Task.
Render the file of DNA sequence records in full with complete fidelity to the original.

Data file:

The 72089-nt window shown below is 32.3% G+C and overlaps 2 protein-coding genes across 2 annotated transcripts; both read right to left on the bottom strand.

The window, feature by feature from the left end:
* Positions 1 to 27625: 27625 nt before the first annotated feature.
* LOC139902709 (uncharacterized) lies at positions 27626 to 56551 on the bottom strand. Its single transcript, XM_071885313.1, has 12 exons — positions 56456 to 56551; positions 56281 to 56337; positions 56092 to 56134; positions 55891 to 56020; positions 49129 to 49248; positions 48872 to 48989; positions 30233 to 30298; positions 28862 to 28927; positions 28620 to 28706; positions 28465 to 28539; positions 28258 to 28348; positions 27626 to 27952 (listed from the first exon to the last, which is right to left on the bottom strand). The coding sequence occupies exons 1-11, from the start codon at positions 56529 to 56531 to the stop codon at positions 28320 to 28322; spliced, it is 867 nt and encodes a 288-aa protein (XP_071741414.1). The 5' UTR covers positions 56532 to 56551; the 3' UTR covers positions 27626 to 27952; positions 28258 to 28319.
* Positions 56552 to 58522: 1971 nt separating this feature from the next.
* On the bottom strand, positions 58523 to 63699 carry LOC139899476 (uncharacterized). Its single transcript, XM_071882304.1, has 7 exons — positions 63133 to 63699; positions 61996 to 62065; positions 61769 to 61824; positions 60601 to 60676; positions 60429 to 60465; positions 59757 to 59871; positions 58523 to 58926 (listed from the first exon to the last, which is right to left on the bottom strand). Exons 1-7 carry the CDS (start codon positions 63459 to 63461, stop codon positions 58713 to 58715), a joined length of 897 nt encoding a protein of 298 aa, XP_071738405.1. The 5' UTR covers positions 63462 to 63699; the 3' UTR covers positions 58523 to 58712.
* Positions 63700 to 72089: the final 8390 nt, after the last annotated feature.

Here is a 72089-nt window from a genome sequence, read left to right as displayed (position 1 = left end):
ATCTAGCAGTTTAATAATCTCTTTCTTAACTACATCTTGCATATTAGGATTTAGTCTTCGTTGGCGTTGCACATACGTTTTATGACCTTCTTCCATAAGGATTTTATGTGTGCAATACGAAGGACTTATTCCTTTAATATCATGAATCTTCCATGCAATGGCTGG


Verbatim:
The 72089-nt window shown below is 32.3% G+C and overlaps 2 protein-coding genes across 2 annotated transcripts; both read right to left on the bottom strand.

The window, feature by feature from the left end:
* Positions 1 to 27625: 27625 nt before the first annotated feature.
* LOC139902709 (uncharacterized) lies at positions 27626 to 56551 on the bottom strand. Its single transcript, XM_071885313.1, has 12 exons — positions 56456 to 56551; positions 56281 to 56337; positions 56092 to 56134; positions 55891 to 56020; positions 49129 to 49248; positions 48872 to 48989; positions 30233 to 30298; positions 28862 to 28927; positions 28620 to 28706; positions 28465 to 28539; positions 28258 to 28348; positions 27626 to 27952 (listed from the first exon to the last, which is right to left on the bottom strand). The coding sequence occupies exons 1-11, from the start codon at positions 56529 to 56531 to the stop codon at positions 28320 to 28322; spliced, it is 867 nt and encodes a 288-aa protein (XP_071741414.1). The 5' UTR covers positions 56532 to 56551; the 3' UTR covers positions 27626 to 27952; positions 28258 to 28319.
* Positions 56552 to 58522: 1971 nt separating this feature from the next.
* On the bottom strand, positions 58523 to 63699 carry LOC139899476 (uncharacterized). Its single transcript, XM_071882304.1, has 7 exons — positions 63133 to 63699; positions 61996 to 62065; positions 61769 to 61824; positions 60601 to 60676; positions 60429 to 60465; positions 59757 to 59871; positions 58523 to 58926 (listed from the first exon to the last, which is right to left on the bottom strand). Exons 1-7 carry the CDS (start codon positions 63459 to 63461, stop codon positions 58713 to 58715), a joined length of 897 nt encoding a protein of 298 aa, XP_071738405.1. The 5' UTR covers positions 63462 to 63699; the 3' UTR covers positions 58523 to 58712.
* Positions 63700 to 72089: the final 8390 nt, after the last annotated feature.

Here is a 72089-nt window from a genome sequence, read left to right as displayed (position 1 = left end):
ATCTAGCAGTTTAATAATCTCTTTCTTAACTACATCTTGCATATTAGGATTTAGTCTTCGTTGGCGTTGCACATACGTTTTATGACCTTCTTCCATAAGGATTTTATGTGTGCAATACGAAGGACTTATTCCTTTAATATCATGAATCTTCCATGCAATGGCTGG